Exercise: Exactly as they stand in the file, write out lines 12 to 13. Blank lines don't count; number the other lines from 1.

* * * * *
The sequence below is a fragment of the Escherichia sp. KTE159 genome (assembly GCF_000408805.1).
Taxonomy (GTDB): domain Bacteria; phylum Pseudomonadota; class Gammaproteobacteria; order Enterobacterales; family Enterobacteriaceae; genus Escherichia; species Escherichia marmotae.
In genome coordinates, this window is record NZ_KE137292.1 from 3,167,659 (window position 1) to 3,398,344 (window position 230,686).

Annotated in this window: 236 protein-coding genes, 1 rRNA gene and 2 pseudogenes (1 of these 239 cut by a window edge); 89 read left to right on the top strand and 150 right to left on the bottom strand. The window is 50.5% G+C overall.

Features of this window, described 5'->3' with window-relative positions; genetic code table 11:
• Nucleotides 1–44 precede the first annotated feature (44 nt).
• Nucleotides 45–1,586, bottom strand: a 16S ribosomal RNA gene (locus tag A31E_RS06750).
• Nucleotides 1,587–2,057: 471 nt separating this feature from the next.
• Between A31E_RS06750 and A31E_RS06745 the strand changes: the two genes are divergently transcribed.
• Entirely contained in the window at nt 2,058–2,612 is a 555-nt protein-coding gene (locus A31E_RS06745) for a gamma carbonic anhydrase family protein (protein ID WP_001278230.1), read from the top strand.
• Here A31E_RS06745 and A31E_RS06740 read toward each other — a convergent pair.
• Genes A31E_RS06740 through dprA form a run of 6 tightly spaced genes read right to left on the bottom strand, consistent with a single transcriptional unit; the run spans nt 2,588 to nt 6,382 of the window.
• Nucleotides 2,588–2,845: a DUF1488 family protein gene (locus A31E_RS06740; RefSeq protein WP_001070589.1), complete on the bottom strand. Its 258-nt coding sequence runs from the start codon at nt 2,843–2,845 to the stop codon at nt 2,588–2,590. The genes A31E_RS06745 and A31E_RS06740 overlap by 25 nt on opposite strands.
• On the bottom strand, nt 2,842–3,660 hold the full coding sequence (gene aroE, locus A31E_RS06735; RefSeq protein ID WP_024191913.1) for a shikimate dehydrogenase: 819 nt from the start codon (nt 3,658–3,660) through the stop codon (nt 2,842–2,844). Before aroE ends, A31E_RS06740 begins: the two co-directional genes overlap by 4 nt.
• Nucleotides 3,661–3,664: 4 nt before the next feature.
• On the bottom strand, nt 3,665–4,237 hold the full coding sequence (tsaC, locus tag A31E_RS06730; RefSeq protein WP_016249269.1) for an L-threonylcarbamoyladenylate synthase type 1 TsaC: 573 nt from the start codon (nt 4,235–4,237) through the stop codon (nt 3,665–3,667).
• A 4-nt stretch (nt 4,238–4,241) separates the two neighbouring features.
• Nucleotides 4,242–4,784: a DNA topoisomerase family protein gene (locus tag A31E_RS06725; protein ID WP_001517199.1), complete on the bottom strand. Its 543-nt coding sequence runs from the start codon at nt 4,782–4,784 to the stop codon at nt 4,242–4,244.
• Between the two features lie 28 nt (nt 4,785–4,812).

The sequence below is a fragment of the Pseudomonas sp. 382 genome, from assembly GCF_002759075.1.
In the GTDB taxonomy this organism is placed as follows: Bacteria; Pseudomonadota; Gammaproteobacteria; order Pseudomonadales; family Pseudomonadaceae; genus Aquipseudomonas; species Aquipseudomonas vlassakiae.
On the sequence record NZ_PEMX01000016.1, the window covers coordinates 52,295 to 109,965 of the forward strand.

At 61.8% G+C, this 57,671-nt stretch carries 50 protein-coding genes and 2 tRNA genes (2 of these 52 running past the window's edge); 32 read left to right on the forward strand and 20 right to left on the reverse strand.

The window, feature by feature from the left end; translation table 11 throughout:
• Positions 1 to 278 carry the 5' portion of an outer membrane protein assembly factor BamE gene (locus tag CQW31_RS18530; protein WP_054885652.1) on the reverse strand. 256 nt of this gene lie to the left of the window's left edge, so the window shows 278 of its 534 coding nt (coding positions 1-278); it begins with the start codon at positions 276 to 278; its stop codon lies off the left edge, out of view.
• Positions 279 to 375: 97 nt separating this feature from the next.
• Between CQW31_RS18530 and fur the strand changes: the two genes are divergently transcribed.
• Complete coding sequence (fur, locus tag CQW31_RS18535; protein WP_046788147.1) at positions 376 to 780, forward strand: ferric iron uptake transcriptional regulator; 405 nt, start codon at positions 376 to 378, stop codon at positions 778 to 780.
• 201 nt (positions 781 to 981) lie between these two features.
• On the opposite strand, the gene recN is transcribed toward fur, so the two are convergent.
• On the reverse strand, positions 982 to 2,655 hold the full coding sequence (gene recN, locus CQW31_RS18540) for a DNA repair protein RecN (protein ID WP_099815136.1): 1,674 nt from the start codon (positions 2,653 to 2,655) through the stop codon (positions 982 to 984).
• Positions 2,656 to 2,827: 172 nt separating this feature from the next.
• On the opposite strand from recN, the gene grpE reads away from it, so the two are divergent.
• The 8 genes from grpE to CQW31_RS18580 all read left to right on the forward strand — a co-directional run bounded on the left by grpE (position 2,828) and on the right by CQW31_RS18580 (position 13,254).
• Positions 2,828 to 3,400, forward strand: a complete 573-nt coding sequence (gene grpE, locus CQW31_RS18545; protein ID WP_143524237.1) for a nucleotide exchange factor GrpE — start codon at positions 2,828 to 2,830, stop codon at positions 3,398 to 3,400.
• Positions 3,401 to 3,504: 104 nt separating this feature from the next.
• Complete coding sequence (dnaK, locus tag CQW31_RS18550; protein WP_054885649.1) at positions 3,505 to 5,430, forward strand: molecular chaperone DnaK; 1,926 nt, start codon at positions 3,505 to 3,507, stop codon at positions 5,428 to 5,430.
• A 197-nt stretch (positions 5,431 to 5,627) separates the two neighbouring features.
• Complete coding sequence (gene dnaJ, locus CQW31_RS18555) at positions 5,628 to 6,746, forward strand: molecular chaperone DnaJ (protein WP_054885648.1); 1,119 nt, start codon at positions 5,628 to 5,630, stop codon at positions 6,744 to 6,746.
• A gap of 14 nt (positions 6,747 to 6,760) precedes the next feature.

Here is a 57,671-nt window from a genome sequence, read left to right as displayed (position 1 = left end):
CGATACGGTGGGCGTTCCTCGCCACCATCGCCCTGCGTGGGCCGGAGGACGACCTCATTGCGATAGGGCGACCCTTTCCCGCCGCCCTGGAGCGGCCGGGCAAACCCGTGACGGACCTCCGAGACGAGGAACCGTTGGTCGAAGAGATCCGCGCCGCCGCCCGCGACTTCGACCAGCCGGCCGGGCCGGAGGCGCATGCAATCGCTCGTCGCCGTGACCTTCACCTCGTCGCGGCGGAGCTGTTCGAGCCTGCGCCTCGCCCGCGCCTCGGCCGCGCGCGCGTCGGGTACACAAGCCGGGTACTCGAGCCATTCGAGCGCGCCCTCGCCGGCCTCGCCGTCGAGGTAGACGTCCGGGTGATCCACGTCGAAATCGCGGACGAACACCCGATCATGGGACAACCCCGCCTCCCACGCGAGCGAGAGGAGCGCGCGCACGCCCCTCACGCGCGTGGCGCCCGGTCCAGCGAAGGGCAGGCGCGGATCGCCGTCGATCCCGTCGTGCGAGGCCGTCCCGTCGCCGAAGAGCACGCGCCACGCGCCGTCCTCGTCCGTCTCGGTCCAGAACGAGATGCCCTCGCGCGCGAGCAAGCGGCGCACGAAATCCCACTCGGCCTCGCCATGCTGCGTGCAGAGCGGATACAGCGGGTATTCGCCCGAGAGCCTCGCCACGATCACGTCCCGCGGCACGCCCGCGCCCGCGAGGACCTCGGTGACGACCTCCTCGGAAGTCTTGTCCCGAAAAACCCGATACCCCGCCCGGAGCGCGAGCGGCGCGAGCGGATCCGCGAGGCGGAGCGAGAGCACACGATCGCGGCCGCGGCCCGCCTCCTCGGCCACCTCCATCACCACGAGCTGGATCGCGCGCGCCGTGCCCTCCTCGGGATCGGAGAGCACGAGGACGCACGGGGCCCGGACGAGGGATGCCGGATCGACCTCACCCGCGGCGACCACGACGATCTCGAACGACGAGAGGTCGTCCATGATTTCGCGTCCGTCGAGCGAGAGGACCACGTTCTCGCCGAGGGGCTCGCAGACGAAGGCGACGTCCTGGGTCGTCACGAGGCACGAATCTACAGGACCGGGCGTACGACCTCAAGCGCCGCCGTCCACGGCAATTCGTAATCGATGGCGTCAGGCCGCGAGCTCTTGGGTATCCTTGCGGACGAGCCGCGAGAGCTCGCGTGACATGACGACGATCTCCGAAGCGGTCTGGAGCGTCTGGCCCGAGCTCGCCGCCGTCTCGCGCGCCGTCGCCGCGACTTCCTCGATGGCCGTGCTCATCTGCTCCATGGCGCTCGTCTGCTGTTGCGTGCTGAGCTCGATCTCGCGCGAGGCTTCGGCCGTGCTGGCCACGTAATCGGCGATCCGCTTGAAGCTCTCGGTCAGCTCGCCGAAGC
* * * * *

• Genes A31E_RS06740 through dprA form a run of 6 tightly spaced genes read right to left on the bottom strand, consistent with a single transcriptional unit; the run spans nt 2,588 to nt 6,382 of the window.
• Nucleotides 2,588–2,845: a DUF1488 family protein gene (locus A31E_RS06740; RefSeq protein WP_001070589.1), complete on the bottom strand. Its 258-nt coding sequence runs from the start codon at nt 2,843–2,845 to the stop codon at nt 2,588–2,590. The genes A31E_RS06745 and A31E_RS06740 overlap by 25 nt on opposite strands.